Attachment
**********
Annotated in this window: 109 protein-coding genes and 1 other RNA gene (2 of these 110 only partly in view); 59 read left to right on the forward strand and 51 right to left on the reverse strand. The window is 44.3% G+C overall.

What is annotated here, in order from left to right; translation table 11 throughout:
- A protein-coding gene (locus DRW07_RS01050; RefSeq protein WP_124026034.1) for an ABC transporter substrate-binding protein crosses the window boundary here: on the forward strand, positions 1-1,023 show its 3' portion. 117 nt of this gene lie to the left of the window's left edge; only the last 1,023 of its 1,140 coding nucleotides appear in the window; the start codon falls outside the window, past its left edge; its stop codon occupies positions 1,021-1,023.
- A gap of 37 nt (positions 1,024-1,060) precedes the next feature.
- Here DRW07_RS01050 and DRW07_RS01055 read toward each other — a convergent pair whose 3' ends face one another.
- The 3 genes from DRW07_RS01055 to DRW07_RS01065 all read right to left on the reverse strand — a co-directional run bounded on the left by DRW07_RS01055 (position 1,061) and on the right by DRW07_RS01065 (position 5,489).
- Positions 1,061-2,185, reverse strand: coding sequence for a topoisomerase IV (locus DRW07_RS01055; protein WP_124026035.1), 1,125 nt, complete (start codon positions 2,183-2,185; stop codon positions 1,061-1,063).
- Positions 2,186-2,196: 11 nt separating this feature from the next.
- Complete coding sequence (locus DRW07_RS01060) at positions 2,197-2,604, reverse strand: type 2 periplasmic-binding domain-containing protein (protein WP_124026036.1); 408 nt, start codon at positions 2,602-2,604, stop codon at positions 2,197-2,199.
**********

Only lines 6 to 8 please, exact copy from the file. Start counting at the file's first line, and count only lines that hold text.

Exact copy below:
- The 3 genes from DRW07_RS01055 to DRW07_RS01065 all read right to left on the reverse strand — a co-directional run bounded on the left by DRW07_RS01055 (position 1,061) and on the right by DRW07_RS01065 (position 5,489).
- Positions 1,061-2,185, reverse strand: coding sequence for a topoisomerase IV (locus DRW07_RS01055; protein WP_124026035.1), 1,125 nt, complete (start codon positions 2,183-2,185; stop codon positions 1,061-1,063).
- Positions 2,186-2,196: 11 nt separating this feature from the next.